Discover Hidden Stories of Your Wartime Heroes & Heroines at Family Tree Live
A new family history show at Alexandra Palace is offering visitors the chance to learn about the exploits of their plucky relatives during World Wars I and II.
A stunning living history Home Front Bus depicting life in Britain in the 1940s will be making a two-day stop in Ally Pally’s Great Hall during Family Tree Live, which takes place at the historic London venue on 26 and 27 April 2019.
As well as enjoying tours of the eye-catching mobile museum, show-goers will be able to attend talks and workshops to learn about the lives of their wartime relatives and get one-to-one expert advice from military and family history experts in the run-up to the 75th anniversary of the beginning of the D-Day landings in June.
Organised by leading UK family history magazine Family Tree in partnership with the Family History Federation, this friendly show is ideal for anyone interested in learning about the lives of their ancestors, including their family in wartime at home and abroad.
Exhibitors include the Ministry of Defence’s Defence Business Services organisation, which holds millions of records of service personnel discharged after 1921. The records include some 500,000 individuals who saw service in the First World War as well as those who fought in the Second World War. Specialist advisers will help visitors carry out live service record searches to find out whether the MoD holds a record for a family member who served in the armed forces, including the women’s services and the Home Guard. Those interested in tracing their relatives’ war years or military careers can then use this crucial information to apply for the service record using the online forms at https://www.gov.uk/get-copy-military-service-records
To assist the search for a relative’s records, members of the public should take at least some of the following information to the stand: their surname, initials, date of birth and service number.
The MoD will also be offering a search facility for descendants of RAF servicemen and women who served in World War II. RAF casualty packs from the war are being transferred from the MoD to The National Archives at Kew. However, using the MoD’s archive and cataloguing database, an assisted search facility will enable identification of the pack that may relate to a relative. This information can then be used to either access the pack at The National Archives or, for those yet to be transferred, apply for details from the pack using the forms on gov.uk site. Those seeking RAF personnel records should bring along the name of the individual(s), date of incident and type of aircraft.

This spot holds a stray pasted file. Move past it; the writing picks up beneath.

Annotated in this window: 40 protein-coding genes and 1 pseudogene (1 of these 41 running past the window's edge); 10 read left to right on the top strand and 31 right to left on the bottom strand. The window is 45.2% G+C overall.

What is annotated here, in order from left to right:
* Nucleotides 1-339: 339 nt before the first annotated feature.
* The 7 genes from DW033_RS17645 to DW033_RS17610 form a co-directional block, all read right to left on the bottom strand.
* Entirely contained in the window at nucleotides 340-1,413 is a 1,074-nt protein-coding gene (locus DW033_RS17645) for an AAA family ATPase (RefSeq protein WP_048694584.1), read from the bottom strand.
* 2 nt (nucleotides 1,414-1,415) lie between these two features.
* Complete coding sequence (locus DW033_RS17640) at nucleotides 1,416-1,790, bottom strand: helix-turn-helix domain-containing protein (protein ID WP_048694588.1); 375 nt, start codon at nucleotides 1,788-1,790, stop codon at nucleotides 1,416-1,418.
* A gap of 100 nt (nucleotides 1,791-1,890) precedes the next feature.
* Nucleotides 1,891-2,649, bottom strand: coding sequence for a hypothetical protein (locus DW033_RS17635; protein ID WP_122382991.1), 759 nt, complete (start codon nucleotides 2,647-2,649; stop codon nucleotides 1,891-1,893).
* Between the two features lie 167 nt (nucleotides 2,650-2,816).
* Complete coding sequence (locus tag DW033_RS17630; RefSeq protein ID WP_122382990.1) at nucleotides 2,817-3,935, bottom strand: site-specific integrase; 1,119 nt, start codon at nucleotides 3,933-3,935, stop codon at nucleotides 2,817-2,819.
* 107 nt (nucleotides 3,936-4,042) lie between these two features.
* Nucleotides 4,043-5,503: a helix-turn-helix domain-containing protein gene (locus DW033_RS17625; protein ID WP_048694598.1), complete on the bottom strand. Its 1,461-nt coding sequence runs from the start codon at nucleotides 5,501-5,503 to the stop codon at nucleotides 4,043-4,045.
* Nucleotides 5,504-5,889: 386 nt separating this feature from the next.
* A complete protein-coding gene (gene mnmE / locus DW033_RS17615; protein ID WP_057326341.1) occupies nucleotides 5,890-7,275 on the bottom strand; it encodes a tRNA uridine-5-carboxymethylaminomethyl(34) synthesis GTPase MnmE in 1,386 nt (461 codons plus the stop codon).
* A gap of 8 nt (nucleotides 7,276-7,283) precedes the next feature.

There’s also help on offer for visitors who have already obtained an ancestor’s service record but don’t know what to do next. Experts John Reynolds from the MoD’s record office, a keen Army historian and serving reserves officer, Stuart Hadaway from the Air Historical Branch – author of military books including Missing believed killed: casualty policy and the missing research and enquiry service 1939-1952 – and Sue Pass, from the Navy search service, will be explaining how to interpret relatives’ service records, helping uncover hidden stories of families’ wartime heroes and heroines.
In addition, ex-forces personnel who haven’t yet received a Veterans Badge can ask for one on the stand, following confirmation of a service record identification and a check of the Veterans Badge database (surname, initials, date of birth and service number required).
For visitors with family photos of ancestors in uniform, living military historian Captain Graham Bandy will be offering military photo-dating and analysis and have a range of memorabilia on display. The Royal British Legion and Royal College of Nursing will also be exhibiting at the show, with the RCN providing advice about researching nursing kin.
With more 120 talks and hands-on workshops on offer at Family Tree Live, visitors have a wealth of exciting subjects to help them on their family history journeys. For those interested in learning about their wartime ancestors, talk topics cover shell shock and trauma during the First World War, tracing prisoners of war and internees in both world wars, Jewish ancestors and The 1939 Register, the ‘census’ taken on the eve of World War II.
Family Tree Editor Helen Tovey said: ‘Family Tree Live promises two amazing days of military, family and living history talks and activities for all the family, so bring your budding young genealogists along too.
‘With the 75th anniversary of the start of the D-Day landings and the Battle of Normandy just around the corner, on 6 June, this is the perfect time to start exploring the lives of your wartime relatives and the sacrifices they made.’
All-inclusive day tickets are just £12 in advance (£14 on the door), children 16 and under go free. To buy tickets and pre-book lecture seats, workshop places and one-to-one expert advice sessions, visit https://familytr.ee/live19